While taxes are never popular, they are there to fund programs that the far majority of people believe should be funded. There are probably few taxes that are more hated than property taxes, yet their funding of school systems is one of the most supported way to spend tax payer dollars. Property taxes fund most public school systems, but many people don't understand how this process takes place.
Video of the Day
Federal funding for education is generally given to the states and is collected by income tax. These funds are given to states, but are often far short of what is needed to run the school systems. This gap is what makes many state and local governments choose to levy property taxes in order to raise money for schools.
States often have property tax, and most often the majority of property tax income will be used on education. Very rarely do all property taxes go to funding a school system, but a large number of schools rely on this funding to get them through.
Local property taxes often make up the majority of a school's funding, sometimes making up for over half of total funding. A study done by Bowling Green University showed half of all property taxes went to support elementary and secondary schools, and in Ohio the number was as high as 70 percent as of 2008. Schools tend to rely on property taxes more and more because of cuts in federal and state funding of education.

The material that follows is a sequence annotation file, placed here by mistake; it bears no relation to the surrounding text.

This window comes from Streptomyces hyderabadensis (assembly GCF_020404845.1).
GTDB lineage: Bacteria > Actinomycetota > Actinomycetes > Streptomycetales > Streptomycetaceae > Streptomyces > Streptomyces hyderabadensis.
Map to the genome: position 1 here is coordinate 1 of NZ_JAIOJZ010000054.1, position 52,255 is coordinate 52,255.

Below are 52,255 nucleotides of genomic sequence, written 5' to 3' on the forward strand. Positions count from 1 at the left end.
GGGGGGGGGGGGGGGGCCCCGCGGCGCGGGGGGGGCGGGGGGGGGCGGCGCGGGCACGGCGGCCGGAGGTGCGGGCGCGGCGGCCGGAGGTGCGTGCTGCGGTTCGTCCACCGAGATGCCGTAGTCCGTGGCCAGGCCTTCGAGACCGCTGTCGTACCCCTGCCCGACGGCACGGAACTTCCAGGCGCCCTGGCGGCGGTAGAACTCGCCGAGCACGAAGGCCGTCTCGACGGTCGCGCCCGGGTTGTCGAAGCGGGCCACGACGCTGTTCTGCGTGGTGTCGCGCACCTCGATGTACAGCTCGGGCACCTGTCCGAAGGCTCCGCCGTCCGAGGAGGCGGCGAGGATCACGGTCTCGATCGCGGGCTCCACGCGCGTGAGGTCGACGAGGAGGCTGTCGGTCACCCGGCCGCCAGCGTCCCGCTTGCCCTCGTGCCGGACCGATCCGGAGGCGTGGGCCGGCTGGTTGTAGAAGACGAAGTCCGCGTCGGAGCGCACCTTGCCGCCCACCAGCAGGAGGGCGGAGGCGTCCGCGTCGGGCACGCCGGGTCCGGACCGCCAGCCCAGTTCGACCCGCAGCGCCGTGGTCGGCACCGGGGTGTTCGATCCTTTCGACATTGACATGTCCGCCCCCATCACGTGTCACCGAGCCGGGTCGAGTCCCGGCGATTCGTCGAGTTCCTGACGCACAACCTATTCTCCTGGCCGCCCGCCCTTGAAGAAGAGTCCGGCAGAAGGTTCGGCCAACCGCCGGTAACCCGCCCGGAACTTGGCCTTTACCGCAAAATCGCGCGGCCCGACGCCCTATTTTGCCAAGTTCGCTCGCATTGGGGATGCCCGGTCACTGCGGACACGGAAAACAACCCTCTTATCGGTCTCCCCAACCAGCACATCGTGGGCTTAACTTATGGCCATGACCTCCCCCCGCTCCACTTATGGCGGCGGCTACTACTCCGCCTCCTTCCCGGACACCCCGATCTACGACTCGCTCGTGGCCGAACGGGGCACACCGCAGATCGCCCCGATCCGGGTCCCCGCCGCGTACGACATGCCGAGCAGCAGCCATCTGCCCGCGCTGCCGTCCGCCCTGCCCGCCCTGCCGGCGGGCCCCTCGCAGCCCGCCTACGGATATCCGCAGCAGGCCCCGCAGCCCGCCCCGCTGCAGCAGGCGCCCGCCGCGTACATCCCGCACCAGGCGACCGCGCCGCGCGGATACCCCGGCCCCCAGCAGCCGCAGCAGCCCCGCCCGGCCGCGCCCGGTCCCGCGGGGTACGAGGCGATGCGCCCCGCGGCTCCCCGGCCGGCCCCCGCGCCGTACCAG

There is some major controversy surrounding property taxes and the funding of public schools. Perhaps the most common argument is that of funding inequality. Wealthier neighborhoods collect more property taxes, which leads to better schools and more resources, which leads to better student performance. These students are then the ones going to college, making more money, and then funding better schools, keeping the vicious cycle going.
Many states have tried to balance out this inequity by taking state property taxes, and applying them to state public schools using a "foundation aid" method. Foundation aid is when the state works with local governments to guarantee a minimum level of funding per student based on a combination of state and local funding. Districts that are poor in relation to property wealth then get a chance to get more of the funding than districts that already have good funding due to wealthy properties. As of 2008, 41 states used some type of foundation aid method.